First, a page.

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The International Criminal Court. Picture: SUPPLIED
The International Criminal Court. Picture: SUPPLIED

The Hague/Berlin/London — International Criminal Court (ICC) prosecutor Karim Khan’s request for an arrest warrant against Israeli Prime Minister Benjamin Netanyahu has created a diplomatic quandary for some key member states: how to be supportive of both Israel and the ICC?

Khan’s move on Monday, the first attempt to go after a sitting, Western-backed head of state, has yet to be reviewed by ICC judges who can amend, reject or approve it. But his step into the globally divisive Israeli-Palestinian conflict has some of the ICC’s vocal backers questioning the extent of their loyalty.

Prosecutors had flagged plans ahead of time to some capitals, including Paris, London and Berlin, enabling governments to co-ordinate reactions. Still, many declined to say what they would do in the event that warrants over the war in Gaza are issued against Israeli leaders.

“Of course it puts us into trouble for various reasons,” a German government official said on condition of anonymity, citing Berlin’s simultaneous unwavering political commitment to Israel’s security and support for an independent ICC prosecutor.

Germany has already defended its policy of supplying arms to Israel at another international court in The Hague, and an ICC warrant for Netanyahu would add more unwelcome political pressure, diplomatic sources said.

It could also undermine German efforts to bolster support for the ICC in Washington, one government source said.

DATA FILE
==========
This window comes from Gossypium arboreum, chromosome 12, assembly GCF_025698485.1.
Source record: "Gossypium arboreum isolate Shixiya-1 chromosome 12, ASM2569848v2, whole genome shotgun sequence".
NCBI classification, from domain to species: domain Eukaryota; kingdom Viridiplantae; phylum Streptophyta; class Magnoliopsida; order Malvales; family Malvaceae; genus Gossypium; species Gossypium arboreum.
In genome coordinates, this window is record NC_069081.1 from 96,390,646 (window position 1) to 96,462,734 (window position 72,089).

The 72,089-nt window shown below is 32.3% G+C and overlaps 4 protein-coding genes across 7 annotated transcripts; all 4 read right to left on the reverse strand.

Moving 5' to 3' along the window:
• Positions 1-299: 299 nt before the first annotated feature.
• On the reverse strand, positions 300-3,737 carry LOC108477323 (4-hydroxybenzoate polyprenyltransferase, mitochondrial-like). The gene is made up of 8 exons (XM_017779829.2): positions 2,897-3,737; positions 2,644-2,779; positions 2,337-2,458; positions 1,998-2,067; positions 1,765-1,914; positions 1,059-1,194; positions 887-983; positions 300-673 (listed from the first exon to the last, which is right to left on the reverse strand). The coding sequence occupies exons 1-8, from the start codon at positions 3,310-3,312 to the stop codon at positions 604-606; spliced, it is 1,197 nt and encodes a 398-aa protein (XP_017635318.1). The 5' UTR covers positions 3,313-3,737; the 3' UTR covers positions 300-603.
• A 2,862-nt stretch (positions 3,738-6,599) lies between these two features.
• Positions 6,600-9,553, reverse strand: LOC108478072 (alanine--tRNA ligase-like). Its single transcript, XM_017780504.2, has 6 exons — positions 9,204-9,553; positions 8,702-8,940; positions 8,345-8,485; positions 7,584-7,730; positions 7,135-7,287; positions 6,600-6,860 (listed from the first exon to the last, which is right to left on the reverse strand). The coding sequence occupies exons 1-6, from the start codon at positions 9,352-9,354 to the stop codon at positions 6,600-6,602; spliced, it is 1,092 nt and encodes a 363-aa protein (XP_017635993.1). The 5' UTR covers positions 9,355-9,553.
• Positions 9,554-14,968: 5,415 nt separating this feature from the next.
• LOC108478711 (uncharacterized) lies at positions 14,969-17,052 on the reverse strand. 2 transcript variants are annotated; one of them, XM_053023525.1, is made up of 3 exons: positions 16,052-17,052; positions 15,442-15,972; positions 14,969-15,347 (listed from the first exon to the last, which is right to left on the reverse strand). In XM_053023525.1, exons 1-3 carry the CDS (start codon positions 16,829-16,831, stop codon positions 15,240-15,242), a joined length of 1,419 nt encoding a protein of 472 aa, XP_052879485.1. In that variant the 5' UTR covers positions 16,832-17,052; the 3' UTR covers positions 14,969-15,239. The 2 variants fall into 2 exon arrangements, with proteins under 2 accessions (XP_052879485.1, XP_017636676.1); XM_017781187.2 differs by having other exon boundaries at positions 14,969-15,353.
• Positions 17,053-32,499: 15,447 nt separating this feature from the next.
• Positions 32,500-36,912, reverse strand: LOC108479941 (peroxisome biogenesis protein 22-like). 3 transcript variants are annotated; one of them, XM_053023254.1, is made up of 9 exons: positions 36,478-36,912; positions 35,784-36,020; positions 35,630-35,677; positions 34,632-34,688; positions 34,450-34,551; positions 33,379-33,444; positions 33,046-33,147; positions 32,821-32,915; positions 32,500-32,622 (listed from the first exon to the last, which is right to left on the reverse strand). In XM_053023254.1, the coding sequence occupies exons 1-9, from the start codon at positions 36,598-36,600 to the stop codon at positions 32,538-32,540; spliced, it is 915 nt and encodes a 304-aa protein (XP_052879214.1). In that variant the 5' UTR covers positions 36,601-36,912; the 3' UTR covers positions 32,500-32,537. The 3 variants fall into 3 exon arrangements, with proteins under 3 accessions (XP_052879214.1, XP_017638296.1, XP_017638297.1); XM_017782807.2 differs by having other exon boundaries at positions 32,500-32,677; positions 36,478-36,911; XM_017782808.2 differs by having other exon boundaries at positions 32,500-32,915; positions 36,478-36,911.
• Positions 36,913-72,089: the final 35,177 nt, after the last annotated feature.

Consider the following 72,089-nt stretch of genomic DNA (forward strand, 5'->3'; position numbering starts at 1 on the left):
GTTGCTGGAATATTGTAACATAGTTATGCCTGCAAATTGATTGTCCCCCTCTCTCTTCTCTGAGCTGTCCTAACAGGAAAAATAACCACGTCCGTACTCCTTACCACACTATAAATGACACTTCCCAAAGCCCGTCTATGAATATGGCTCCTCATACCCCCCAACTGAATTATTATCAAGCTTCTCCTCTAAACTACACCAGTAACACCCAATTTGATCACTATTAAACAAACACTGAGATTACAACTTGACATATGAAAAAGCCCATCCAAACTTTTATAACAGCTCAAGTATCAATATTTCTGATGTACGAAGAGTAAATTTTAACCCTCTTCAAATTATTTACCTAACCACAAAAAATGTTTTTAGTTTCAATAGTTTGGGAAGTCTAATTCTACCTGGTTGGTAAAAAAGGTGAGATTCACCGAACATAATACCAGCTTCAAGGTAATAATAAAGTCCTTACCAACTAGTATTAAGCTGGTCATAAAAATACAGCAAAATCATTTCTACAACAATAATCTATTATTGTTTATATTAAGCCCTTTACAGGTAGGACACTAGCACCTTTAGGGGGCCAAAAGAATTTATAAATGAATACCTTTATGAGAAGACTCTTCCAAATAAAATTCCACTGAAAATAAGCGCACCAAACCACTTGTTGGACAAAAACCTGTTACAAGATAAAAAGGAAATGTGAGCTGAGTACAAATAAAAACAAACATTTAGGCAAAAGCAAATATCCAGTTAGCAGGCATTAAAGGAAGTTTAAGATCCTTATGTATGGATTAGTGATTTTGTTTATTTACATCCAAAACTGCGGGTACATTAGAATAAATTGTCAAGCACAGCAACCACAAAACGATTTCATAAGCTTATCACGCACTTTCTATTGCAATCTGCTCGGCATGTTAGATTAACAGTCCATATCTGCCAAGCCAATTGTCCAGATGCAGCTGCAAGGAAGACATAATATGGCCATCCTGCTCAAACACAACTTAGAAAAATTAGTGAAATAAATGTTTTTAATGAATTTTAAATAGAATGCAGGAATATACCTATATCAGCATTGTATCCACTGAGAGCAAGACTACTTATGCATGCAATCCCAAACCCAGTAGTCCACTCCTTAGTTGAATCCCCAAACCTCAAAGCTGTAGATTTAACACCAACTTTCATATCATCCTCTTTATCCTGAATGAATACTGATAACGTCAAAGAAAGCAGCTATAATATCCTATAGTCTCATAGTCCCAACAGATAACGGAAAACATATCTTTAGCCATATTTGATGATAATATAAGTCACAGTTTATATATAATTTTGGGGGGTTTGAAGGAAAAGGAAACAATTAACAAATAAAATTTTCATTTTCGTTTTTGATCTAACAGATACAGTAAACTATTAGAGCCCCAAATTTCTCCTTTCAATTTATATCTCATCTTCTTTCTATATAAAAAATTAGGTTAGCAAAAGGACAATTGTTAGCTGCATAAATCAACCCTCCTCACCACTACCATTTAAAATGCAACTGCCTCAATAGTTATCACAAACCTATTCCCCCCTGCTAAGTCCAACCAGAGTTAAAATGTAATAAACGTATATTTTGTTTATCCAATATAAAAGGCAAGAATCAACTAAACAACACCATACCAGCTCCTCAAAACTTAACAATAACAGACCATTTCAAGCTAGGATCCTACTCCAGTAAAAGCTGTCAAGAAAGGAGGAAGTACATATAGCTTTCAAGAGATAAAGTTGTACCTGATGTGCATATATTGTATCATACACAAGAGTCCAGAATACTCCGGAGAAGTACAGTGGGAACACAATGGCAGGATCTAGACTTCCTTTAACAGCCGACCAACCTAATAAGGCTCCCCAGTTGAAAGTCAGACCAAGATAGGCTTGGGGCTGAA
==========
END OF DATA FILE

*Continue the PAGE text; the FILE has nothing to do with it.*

US President Joe Biden called Khan’s targeting of Israeli officials “outrageous” and said there is no equivalence between Hamas and Israel, and secretary of state Antony Blinken said the Biden administration was willing to work with Congress to potentially impose sanctions on ICC officials.

The war in Gaza erupted after Hamas-led militants stormed into southern Israel on October 7, killing 1,200 people and seizing more than 250 hostages, according to Israeli tallies. More than 35,000 Palestinians have since been killed in an Israeli invasion and bombardments of Gaza, with at least 10,000 more missing and much of the enclave pounded into rubble, Gaza’s health ministry says.

Khan requested arrest warrants against Netanyahu, Israeli defence minister Yoav Gallant as well as three Hamas leaders for alleged war crimes and crimes against humanity in the conflict.

Britain and Italy at odds with France

Divisions in Europe over Khan’s decision reflect a deeper international schism over the Palestinians’ longtime quest for statehood, brought to the forefront on Wednesday when several countries said they would recognise a Palestinian state.

All 27 EU countries are ICC members and EU chief diplomat Josep Borrell noted that they “are bound to execute the court’s decisions”.

But Khan’s move exposed political differences among European powers over the conflict and their efforts to support international justice.

Britain, an ICC member since 2001, which backed Khan’s bid to become prosecutor, had sought ways together with G7 counterparts to prevent the ICC from issuing “problematic” warrants for Israelis, one diplomatic source said.

“I don’t believe for one moment that seeking these warrants is going to help get the hostages out; it’s not going to help get aid in and it’s not going to help deliver a sustainable ceasefire,” foreign secretary David Cameron told Britain’s upper house of parliament on Tuesday.